Q&A: How to Improve Your Digital Asset Expertise

Cryptocurrency and digital assets are a fact of life for investors and advisors alike. Whether you’re in favor of these new products as investment opportunities or prefer to steer your clients down more well-trodden paths, one thing you can’t do is ignore them.

Crypto and digital asset expertise is becoming a requirement for all of today’s financial advisors. At the very least, you need to know enough to speak authoritatively about why they’re not a good fit for your clients. If you’re feeling more intrepid, you might even pursue a certificate like the Certified Digital Asset Advisor (CDAA) designation.

To gain a better understanding of why and how advisors can improve their digital asset and crypto knowledge, we spoke with Adam Blumberg, co-founder of Interaxis, a digital asset and crypto education provider for financial advisors that provides the CDAA course. Here are edited excerpts from that interview.

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Why do financial advisors need to be educated on cryptocurrency and digital assets?

We can take this answer in two parts. First, is it in the interest of the advisor to make crypto a part of their practice? We know that investors are interested in crypto, and become even more interested by the day. The data show that many of those interested are in their prime earning years, or about to be, and do not invest like their parents did. Therefore, if advisors want to help the clients that are going to make up a bulk of their business they should be looking at crypto as a part of their practice. These clients are going to inherit a tremendous amount of wealth, and they’re interested in crypto.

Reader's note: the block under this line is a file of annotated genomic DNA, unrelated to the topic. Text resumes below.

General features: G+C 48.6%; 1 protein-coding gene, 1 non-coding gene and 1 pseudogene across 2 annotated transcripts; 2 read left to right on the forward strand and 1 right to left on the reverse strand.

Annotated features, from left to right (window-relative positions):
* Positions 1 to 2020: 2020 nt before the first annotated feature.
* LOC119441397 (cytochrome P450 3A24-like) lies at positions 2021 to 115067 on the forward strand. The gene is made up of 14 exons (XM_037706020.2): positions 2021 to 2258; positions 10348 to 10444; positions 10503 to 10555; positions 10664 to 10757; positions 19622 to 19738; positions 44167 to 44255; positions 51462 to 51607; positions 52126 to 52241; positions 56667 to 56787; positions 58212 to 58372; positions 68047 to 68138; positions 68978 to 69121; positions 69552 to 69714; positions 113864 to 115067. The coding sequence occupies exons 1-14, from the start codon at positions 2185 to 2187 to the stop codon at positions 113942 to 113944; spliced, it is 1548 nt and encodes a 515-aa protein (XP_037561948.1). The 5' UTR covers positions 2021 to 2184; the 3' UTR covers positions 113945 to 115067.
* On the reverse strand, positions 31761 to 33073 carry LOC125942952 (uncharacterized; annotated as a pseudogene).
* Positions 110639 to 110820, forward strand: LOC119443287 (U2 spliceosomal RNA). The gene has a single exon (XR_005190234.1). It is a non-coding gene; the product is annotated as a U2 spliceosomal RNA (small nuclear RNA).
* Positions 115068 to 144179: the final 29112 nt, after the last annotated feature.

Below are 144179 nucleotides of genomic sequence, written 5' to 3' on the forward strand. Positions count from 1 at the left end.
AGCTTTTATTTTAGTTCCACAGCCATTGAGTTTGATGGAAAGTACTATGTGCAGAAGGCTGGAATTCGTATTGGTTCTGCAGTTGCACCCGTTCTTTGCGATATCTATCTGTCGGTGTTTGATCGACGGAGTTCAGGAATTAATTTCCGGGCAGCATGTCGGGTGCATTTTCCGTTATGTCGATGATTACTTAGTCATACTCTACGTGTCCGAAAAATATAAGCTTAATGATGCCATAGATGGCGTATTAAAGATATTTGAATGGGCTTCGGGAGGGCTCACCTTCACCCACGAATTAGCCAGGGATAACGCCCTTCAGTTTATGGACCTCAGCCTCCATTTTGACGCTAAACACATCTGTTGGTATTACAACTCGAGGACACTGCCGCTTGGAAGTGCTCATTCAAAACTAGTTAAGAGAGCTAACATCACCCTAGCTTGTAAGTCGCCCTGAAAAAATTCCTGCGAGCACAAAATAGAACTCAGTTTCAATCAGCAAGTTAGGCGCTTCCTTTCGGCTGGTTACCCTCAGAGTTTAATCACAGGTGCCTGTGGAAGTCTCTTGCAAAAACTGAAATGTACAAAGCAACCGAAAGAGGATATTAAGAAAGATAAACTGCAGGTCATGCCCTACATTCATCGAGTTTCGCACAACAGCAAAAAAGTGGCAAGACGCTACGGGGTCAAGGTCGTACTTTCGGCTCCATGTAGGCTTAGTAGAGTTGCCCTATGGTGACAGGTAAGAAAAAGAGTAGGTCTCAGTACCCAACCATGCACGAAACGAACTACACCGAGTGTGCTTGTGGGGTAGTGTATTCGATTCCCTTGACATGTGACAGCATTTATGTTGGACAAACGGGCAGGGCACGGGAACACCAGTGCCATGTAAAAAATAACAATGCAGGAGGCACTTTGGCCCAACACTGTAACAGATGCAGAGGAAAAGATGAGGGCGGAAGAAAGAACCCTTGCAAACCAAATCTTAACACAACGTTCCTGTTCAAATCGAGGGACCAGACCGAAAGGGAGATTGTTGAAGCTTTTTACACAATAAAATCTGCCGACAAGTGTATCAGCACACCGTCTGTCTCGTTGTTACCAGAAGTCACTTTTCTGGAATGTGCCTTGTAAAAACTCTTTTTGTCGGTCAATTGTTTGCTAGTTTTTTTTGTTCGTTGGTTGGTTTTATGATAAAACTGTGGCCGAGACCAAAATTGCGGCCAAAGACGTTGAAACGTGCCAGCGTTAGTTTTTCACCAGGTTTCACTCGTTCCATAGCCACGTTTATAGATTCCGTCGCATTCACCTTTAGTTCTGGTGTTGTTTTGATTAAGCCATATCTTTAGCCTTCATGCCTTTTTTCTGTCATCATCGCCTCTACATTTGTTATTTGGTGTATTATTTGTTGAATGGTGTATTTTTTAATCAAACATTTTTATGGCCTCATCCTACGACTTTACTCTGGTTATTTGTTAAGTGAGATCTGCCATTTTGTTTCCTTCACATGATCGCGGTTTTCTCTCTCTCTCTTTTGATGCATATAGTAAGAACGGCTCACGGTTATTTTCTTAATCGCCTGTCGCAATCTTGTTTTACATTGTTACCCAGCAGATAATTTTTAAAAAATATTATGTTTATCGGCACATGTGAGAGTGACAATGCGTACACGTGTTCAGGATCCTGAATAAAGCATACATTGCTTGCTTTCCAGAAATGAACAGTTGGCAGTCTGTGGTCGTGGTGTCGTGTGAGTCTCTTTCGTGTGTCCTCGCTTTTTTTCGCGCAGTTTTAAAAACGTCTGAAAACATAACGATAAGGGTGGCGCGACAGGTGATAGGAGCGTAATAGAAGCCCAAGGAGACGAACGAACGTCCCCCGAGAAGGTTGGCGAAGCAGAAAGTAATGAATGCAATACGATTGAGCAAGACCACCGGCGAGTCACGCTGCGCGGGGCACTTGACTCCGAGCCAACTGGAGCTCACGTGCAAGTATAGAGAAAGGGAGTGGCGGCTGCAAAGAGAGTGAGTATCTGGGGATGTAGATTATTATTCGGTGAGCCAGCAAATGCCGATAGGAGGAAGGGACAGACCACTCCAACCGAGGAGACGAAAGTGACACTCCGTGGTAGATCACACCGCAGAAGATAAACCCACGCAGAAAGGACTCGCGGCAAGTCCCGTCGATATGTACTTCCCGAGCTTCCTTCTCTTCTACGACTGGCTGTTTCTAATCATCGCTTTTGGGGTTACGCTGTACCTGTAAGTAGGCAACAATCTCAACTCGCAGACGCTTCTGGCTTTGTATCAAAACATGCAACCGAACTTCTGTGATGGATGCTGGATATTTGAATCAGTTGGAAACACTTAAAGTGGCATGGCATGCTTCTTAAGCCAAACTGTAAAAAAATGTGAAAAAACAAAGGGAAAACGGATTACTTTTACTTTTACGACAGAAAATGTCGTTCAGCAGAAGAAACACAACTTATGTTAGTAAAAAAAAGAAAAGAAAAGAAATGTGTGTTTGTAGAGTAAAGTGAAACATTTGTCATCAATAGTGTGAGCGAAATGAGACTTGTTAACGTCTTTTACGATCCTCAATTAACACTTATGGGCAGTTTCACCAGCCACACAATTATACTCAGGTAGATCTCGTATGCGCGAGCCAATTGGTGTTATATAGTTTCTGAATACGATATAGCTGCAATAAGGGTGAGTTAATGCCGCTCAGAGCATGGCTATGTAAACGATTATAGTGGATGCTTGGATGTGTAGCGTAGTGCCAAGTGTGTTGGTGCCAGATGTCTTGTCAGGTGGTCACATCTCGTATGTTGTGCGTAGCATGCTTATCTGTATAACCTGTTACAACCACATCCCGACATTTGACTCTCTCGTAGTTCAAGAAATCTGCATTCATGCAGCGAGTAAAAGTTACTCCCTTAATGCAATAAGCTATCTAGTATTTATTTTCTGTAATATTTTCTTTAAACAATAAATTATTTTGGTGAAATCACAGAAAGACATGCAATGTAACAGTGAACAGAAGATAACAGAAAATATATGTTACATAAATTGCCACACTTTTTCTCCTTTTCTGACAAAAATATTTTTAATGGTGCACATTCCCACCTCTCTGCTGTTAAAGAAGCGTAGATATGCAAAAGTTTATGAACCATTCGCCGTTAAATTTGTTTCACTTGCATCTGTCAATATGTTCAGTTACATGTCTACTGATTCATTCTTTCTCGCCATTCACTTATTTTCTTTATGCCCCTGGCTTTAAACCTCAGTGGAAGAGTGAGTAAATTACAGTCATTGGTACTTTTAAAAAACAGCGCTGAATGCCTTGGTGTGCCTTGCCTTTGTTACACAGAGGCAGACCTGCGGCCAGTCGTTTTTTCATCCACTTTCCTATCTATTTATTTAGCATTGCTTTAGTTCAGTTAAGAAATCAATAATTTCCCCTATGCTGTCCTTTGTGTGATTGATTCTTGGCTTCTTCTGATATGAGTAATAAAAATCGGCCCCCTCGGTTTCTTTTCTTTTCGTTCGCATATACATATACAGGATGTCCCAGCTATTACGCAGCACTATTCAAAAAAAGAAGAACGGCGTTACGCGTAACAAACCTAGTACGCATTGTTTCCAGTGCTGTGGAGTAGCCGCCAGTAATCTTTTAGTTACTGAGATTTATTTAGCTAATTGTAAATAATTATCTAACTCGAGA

This is before we even broach the idea that crypto and decentralized finance, or DeFi, are creating new financial systems, which could become more prominent, or even the norm, in the coming years.

If the advisor then decides to make crypto a part of his or her practice, education is a necessity. Digital assets come with new technology, custodial options and value propositions, which all lead to different investment theses, opportunities, conversations and business models than advisors have had to learn about and discuss throughout most of the last few decades. The security, estate planning and volatility are all new.

The understanding advisors need to have regarding crypto is more comprehensive than in most new asset classes.